Date: February 21, 2015
Author: Mark Hayes

WRAP: Players brace for epic Royal challenge


Lydia Ko loves playing in Australia; she loves the thrill of contending in big tournaments. But asked if she’d take a 71 in tomorrow’s final round, the affable New Zealander jumped at the offer.

“Yeah, I would in that heat,” the world No.1 only half-joked after firing a one-under-par 72 today to share the ISPS Handa Women’s Australian Open lead at seven under.

So oppressive was the heat that Royal Melbourne’s already challenging greens became super slippery downhill and Ko reiterated her halfway thought that she’d be surprised if the winner reached double-digits under par.

Four players held or shared the lead today as putting drifted between science and artform on glassy greens.

“They’re really hard. I’m scratching my head over a three-footer or a thirty-footer,” Ko said.

“It’s really tough and because (the hole) is so tight, the lip-outs, they hurt. They’re not nice here. The greens are one of the hardest parts and because (they) are so firm, it affects the shots that are coming into the green also.

“On a course like this, unless you really get going on a putting streak, you’re not going to make seven, eight birdies and shoot the most incredible eight under.

“I think this course you really have to play smart and when you have those chances, try (to) grab it because birdies are hard to see.”

Ko will tee up on Sunday alongside power-hitting Thai Ariya Jutanugarn at seven under, one clear of a Korean with a strong Aussie twist, Amy Yang.

Lurking three shots from the lead are Paraguayan Julieta Granada and suddenly white-hot Aussie Katherine Kirk, who charged into contention with a withering back-nine run on a day when others simply withered in stifling heat.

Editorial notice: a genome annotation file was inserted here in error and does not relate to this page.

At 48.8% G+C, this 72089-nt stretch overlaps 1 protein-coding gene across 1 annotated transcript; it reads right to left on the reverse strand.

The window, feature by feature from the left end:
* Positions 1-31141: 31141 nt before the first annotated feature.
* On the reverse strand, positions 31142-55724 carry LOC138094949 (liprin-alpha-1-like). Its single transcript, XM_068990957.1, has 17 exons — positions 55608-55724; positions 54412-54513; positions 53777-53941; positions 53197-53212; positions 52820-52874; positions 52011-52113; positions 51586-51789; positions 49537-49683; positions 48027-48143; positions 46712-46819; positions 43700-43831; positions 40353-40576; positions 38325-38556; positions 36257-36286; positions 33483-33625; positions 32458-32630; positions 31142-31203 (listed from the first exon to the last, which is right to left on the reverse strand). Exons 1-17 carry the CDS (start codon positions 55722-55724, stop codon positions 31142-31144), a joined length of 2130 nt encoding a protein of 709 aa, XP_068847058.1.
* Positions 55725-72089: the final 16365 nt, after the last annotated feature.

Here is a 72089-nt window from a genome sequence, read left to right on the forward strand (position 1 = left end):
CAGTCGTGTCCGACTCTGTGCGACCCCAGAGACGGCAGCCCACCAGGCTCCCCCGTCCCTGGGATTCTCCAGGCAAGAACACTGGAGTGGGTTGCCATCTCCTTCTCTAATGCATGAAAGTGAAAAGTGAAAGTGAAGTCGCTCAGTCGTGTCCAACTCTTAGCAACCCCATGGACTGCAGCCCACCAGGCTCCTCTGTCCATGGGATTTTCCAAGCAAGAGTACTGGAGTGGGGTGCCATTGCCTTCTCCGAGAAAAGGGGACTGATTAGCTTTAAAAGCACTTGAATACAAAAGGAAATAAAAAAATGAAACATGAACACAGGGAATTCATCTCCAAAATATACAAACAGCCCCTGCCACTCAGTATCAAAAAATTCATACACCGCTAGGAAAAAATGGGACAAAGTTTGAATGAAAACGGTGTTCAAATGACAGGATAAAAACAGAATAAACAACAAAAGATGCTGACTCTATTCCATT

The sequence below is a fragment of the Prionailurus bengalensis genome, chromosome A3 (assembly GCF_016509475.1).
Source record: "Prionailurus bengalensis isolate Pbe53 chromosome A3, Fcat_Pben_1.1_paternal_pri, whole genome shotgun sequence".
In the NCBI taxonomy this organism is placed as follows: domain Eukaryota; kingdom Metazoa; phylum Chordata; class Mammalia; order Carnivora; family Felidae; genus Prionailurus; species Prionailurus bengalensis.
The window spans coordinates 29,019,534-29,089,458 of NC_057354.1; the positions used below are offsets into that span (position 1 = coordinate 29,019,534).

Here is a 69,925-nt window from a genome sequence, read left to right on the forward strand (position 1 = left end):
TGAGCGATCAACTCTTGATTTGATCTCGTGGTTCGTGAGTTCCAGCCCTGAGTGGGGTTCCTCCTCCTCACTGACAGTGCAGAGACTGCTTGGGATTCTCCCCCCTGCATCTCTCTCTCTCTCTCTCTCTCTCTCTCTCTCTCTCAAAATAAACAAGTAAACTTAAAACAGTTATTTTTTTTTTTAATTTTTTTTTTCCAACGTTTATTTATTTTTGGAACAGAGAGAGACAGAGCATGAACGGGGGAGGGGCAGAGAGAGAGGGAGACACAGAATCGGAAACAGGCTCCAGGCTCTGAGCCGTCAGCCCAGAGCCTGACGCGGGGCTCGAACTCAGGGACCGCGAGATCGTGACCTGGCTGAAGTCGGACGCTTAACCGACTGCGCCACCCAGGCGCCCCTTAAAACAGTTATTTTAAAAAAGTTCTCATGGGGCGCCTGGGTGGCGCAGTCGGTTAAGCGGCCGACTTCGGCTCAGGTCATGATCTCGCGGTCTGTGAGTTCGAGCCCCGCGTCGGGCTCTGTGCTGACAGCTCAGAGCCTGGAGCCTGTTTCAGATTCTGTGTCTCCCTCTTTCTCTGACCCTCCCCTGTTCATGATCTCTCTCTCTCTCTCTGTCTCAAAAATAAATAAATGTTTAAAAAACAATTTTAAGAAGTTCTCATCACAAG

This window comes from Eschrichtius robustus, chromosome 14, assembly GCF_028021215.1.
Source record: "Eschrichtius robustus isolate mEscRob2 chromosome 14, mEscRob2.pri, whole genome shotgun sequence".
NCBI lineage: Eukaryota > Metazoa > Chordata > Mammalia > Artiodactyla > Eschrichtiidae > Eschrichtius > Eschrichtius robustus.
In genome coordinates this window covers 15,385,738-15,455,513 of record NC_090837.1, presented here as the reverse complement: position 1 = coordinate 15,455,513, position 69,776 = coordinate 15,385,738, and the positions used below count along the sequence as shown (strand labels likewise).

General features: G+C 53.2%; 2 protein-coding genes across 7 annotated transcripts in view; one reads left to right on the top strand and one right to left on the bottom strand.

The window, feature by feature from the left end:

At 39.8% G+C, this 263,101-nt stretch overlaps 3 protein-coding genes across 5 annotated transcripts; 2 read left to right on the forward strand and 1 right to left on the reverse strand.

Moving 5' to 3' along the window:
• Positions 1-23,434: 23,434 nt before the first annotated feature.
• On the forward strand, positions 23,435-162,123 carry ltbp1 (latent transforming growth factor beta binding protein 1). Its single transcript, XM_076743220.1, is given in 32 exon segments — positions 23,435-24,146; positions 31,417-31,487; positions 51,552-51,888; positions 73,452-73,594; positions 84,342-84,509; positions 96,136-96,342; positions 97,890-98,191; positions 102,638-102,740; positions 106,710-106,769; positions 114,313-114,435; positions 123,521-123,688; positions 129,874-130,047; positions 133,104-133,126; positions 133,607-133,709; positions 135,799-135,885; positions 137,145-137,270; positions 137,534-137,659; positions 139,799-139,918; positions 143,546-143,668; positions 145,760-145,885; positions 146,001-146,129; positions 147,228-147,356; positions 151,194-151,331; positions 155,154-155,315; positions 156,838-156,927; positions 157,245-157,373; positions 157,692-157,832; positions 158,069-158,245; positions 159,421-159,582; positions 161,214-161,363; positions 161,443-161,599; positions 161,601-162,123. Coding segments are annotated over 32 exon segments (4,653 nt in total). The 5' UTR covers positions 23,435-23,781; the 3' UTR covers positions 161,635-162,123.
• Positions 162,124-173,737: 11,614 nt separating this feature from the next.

Kirk, runner-up in last week’s Australian Ladies Masters, was as far back as one over after an indifferent bogey on the short par-five 10th.

But five birdies in the next six holes propelled the amiable Queenslander right into the mix as the lead changed hands repeatedly in the final groups.

“It’s not easy to make birdies out there and I made six today and I’m still kind of a little puzzled as to how,” she joked.

“I know I made two long putts, so they’re just bonuses. I think that was probably as good as it was going to get today.”

Crowd favourite Kirk said it would be a dream come true to get her hands on the Patricia Bridges Bowl tomorrow.

“I’d be very honoured. I actually had the pleasure of travelling on an Australian team in 2002 to Malaysia to play the (World Amateur Teams Championship) and Patricia made the trip and she’s just an incredible lady,” Kirk said.

“I’d be delighted to hoist the trophy and certainly proud to fly the flag for Australia tomorrow.”

Kirk wasn’t the only Aussie to shine in a dramatic third round.

West Australian Minjee Lee isn’t out of the hunt after a 72 left her square overall, while veterans Karrie Webb and Rachel Hetherington each shot 71 after going out in the second group of the day only to roar through the 73-woman field and finish tied for 27th.

Jutanugarn, in the third week of a comeback from a long and painful shoulder injury, has contended in almost every LPGA Tour tournament she has played, but is yet to land in the winner’s circle.

“I’ve had the chance to be the leader before, but my plan is to do my best, whatever happens just take it,” said the 19-year-old who has grown to love the course after initial fears this week.

“It’s really challenging for me because normally I go for it every hole, every shot, but the first time I saw this course, I felt like I can’t play it.

“But after the first round I learned a lot. It’s pretty hard to putt, everything is pretty hard on this golf course.”

The US-based Yang spent three years on the Gold Coast as a teenager and said she’d often dreamt of winning the Patricia Bridges Bowl.

“Of course, it’s the Australian Open, it’s the biggest tournament here and I’ve always wanted to play well,” she said after her third-round 70.